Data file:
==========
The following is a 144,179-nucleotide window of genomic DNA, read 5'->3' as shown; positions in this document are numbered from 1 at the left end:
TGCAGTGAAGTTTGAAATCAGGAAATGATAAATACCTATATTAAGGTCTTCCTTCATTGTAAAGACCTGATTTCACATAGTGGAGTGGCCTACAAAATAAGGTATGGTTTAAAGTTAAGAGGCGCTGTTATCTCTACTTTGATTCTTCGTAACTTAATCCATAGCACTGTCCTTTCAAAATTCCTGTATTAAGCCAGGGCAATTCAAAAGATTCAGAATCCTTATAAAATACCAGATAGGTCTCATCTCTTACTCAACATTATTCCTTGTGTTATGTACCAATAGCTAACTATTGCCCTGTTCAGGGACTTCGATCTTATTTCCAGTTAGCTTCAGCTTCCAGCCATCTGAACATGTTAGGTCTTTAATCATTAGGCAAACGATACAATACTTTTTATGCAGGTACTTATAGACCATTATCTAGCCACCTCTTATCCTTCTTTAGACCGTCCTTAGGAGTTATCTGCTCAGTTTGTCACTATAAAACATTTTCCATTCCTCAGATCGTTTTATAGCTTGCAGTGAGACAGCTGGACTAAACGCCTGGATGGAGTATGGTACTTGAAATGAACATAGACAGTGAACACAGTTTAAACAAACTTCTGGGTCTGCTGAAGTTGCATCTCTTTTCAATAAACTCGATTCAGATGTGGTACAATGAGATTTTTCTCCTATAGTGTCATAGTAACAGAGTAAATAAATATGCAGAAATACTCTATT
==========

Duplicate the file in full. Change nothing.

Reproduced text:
The following is a 144,179-nucleotide window of genomic DNA, read 5'->3' as shown; positions in this document are numbered from 1 at the left end:
TGCAGTGAAGTTTGAAATCAGGAAATGATAAATACCTATATTAAGGTCTTCCTTCATTGTAAAGACCTGATTTCACATAGTGGAGTGGCCTACAAAATAAGGTATGGTTTAAAGTTAAGAGGCGCTGTTATCTCTACTTTGATTCTTCGTAACTTAATCCATAGCACTGTCCTTTCAAAATTCCTGTATTAAGCCAGGGCAATTCAAAAGATTCAGAATCCTTATAAAATACCAGATAGGTCTCATCTCTTACTCAACATTATTCCTTGTGTTATGTACCAATAGCTAACTATTGCCCTGTTCAGGGACTTCGATCTTATTTCCAGTTAGCTTCAGCTTCCAGCCATCTGAACATGTTAGGTCTTTAATCATTAGGCAAACGATACAATACTTTTTATGCAGGTACTTATAGACCATTATCTAGCCACCTCTTATCCTTCTTTAGACCGTCCTTAGGAGTTATCTGCTCAGTTTGTCACTATAAAACATTTTCCATTCCTCAGATCGTTTTATAGCTTGCAGTGAGACAGCTGGACTAAACGCCTGGATGGAGTATGGTACTTGAAATGAACATAGACAGTGAACACAGTTTAAACAAACTTCTGGGTCTGCTGAAGTTGCATCTCTTTTCAATAAACTCGATTCAGATGTGGTACAATGAGATTTTTCTCCTATAGTGTCATAGTAACAGAGTAAATAAATATGCAGAAATACTCTATT